Mr. Speaker, one of the things I often mention in this House, and I want to repeat it again. As members of Parliament we have a duty to uphold the rule of law. I mentioned that to the Prime Minister the other day. What does that mean? According to the Supreme Court of Canada, upholding the rule of law means respecting the Constitution. Our Constitution contains the Charter of Rights and Freedoms and section 35 dealing with aboriginal and treaty rights. Therefore, we need to make sure that every time we discuss legislation, it is consistent with the charter and section 35.
We already have that obligation under the Department of Justice Act. Article 4.1 obliges the Minister of Justice to make sure that before any legislation is tabled in this House, it is consistent and compatible with the Charter of Rights and Freedoms. We do not have that equivalency for aboriginal and treaty rights yet. That is why Bill C-262 is important for this House as well. Many times when that vetting happens, it is possible that we miss certain legal points. It happened many times under the previous government, and it is bound to happen again here.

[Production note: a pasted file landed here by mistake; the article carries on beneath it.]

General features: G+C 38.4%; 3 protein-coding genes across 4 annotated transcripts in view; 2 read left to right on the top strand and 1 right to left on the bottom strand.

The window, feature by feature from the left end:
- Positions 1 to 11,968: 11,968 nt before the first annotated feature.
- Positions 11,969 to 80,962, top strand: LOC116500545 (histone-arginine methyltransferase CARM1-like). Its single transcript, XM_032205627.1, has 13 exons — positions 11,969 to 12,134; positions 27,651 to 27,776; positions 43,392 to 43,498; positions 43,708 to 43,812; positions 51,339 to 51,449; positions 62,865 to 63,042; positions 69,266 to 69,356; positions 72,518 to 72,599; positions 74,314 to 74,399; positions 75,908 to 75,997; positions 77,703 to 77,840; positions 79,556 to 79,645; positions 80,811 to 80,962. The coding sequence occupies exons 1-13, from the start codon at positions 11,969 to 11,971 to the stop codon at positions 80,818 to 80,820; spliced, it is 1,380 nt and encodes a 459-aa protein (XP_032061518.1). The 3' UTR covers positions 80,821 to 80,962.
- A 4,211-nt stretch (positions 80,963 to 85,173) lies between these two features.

I used this example at committee last week. The Canadian Human Rights Tribunal said something important that struck me. It stated that the Department of Indian Affairs continues to do exactly the opposite of what the Minister of Indigenous and Northern Affairs says.
There has always been a problem and a struggle between the front bench here and the departments under which they work, so we are bound to miss a couple of points. However, what is important is to have the proper basis for us to move on, and that is the UN Declaration on the Rights of Indigenous Peoples.